has
ever
 received
in
a
single
24‐hour
period.

 This
year,
Amazon
is
forecasEng
that
sales
will
be
21%
to
36%
higher
(Teather,
2009).

  • 5. What
next?
The
Digital
&
Beyond…

 In
terms
of
what
the
future
holds,
this
is
based
on
how
quickly
 individuals
make
decisions
and
how
they
are
combining
social
 aspects
of
everyday
life
by
way
of
increasingly
mobile
consumer
 acEons.

 Now,
there
are
new
waves
of
opportuniEes
and
growth
in
the
cycle
 of
producEon.

And
today
this
means
that
the
individual
is
in
a
 constant
cycle
of
creaEon,
publicaEon
and
distribuEon.
 We
leave
behind
the
Web
1.0
staEc
and
top
down
relaEonship
 between
the
individual
and
informaEon.
Content
has
been
 turned‐on‐its
head.

The
user
is
‘in
charge’
of
‘where’
they
go,
 ‘what’
they
purchase
and
(at
Emes)
whether
they
pay.


 We
can
predict
there
will
be
new
consumpEve
pa9erns.

These
will
 have
global
impact
on
society
where
streams
of
data
and
 informaEon
are
shared
between
individuals;
can
be
monitored
 and
held
by
companies;
and
will
be
measured
over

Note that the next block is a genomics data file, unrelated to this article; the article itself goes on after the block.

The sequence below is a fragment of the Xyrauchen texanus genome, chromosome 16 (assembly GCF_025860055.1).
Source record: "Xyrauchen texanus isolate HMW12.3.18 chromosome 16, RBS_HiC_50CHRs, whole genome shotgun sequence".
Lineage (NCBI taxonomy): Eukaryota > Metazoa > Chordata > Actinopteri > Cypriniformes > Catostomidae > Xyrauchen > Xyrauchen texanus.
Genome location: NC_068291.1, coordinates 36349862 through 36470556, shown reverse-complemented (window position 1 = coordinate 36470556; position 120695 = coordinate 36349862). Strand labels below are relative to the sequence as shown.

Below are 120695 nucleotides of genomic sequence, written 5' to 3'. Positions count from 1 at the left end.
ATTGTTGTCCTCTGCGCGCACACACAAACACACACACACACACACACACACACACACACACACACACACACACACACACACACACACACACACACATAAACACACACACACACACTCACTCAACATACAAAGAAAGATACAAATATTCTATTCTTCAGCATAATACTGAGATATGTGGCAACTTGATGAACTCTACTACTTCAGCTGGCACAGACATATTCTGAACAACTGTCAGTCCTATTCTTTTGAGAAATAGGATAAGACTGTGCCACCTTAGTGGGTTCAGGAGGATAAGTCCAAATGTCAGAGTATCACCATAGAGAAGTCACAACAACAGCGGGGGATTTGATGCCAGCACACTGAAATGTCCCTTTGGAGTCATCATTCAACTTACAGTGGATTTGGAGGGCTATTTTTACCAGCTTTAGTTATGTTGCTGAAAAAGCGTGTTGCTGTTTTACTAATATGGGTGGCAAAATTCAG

Eme
by
 policy
makers.

 UlEmately
we
will
all
have
to
respond
to
a
more
bo9om‐up,
 ‘wisdom
of
crowds’
le
and
always
on
social
order.

  • 6. Key
Discussion
Points
   How
does
producEve
content
contribute
to
the
digital
economy
and
influence

consumer
 behaviour?
   How
closely
do
individual
experiences
influence?
In
other
words,
is
such
informaEon
 seen
as
‘unreliable’
or
‘marginal’
content
created
by
‘amateurs’?
OR
are
such
streams
 closer
to
other
forms
of
content
etc.
that
has
been
tradiEonally
only
created
by
those
 with
claims
to
be
‘experts’
‐
e.g.
rise
of
CiEzen
Journalism
etc.
?
   Does
such
social
behaviour
consEtute
new
forms
of
‘community’
dialogue?

How
can
this
 be
captured
and
marketed
by
business?
   In
what
ways
do
companies
perceive
producEve
content?
To
fear?
To
embrace?
   What
could
be
the
new
business
model
of
companies,
publishing
services,
digital
media
 etc.
that
produce
content?
What
pressures
drive
revenue
for
adverEsing
or
‘push
 markeEng’?
How
will
this
influence
distribuEon?
   Who
owns/is
responsible
for
content?
(e.g.
criEcal
comments
or
uploaded
content
is
 protected
under
USA
legal
parameters
(e.g.
SecEon
230
of
the
CommunicaEons
Decency
 Act),
but
not
by
others
in
Europe,
e.g.
France)
   How
should
producEve
content
be
used
by
markeEng
or
public
relaEons
divisions?
   What
should
be
the
relaEonship
between
producEve
content
and
other
sources
from
 tradiEonal
media?
 .


  • 7. End…
 I
argue
that
producEve
content
is
related
to
the
emergence
of
 persistent
social
presence,
by
this
I
mean
ever
mediated
lifestyles.

 These
integrate
the
immediacy
of
social
acEon,
decision
making
 and
consumer
purchasing
‐

whether
through
websites
–
Amazon;
 Social